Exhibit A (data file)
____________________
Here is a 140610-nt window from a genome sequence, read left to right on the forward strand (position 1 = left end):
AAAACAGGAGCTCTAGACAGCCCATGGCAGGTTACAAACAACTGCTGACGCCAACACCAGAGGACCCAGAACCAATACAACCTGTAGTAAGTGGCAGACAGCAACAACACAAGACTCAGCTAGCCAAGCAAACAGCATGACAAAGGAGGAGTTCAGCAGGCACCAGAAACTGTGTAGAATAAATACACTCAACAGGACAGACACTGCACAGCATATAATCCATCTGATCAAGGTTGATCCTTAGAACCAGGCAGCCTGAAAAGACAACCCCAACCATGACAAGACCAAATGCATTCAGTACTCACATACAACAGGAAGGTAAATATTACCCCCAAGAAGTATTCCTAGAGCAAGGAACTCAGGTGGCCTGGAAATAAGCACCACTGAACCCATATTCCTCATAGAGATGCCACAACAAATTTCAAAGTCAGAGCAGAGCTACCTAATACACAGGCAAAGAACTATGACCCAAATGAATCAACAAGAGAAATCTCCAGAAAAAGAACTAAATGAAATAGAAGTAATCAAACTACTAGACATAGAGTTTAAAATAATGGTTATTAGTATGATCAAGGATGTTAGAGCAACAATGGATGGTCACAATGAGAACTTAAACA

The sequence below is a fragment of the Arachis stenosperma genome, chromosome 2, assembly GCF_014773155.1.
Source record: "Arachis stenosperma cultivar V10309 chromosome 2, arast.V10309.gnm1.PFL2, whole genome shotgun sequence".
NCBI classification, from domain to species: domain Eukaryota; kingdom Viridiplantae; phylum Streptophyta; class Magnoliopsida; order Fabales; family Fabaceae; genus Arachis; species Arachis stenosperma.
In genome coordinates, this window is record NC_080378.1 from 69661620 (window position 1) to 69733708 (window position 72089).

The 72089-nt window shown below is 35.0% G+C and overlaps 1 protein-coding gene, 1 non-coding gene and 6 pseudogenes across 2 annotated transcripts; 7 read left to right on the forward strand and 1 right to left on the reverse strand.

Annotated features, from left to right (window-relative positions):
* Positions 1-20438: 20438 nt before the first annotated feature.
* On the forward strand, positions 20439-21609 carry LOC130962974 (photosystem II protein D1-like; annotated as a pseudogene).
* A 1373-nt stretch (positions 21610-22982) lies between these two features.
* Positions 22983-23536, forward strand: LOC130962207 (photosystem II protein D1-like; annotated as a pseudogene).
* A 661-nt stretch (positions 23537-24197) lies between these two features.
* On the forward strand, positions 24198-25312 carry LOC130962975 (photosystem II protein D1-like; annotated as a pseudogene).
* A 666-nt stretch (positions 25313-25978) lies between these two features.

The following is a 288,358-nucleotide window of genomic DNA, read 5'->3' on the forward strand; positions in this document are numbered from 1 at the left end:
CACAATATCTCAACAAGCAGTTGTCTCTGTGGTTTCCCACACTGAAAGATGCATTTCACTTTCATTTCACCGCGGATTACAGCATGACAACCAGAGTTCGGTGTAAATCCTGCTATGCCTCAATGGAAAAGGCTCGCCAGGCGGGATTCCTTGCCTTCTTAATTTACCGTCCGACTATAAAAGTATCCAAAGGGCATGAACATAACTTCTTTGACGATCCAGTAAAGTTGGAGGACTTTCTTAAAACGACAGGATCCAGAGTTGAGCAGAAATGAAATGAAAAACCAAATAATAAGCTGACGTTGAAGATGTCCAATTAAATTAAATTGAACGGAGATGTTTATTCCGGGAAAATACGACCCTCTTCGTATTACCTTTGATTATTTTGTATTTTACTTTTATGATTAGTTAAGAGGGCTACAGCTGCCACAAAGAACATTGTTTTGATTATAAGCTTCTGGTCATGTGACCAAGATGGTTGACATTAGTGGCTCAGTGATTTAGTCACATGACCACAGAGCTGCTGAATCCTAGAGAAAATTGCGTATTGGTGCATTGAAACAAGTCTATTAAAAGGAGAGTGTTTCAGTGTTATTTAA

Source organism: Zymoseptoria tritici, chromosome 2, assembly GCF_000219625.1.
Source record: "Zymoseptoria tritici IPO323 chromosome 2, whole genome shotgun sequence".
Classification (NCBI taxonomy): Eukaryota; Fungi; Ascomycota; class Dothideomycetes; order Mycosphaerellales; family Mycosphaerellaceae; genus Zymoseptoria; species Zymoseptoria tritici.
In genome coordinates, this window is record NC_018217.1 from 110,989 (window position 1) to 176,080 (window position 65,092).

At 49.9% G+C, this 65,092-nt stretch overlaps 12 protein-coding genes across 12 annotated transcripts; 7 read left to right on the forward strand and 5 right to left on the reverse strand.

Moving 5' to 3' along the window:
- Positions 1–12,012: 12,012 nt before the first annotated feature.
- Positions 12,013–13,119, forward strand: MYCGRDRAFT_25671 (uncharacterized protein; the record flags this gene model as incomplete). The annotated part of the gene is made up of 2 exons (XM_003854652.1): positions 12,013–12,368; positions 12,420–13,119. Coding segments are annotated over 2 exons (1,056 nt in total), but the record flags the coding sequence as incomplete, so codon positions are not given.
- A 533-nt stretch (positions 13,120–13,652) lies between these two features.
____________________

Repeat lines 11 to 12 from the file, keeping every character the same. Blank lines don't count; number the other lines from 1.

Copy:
* A 1373-nt stretch (positions 21610-22982) lies between these two features.
* Positions 22983-23536, forward strand: LOC130962207 (photosystem II protein D1-like; annotated as a pseudogene).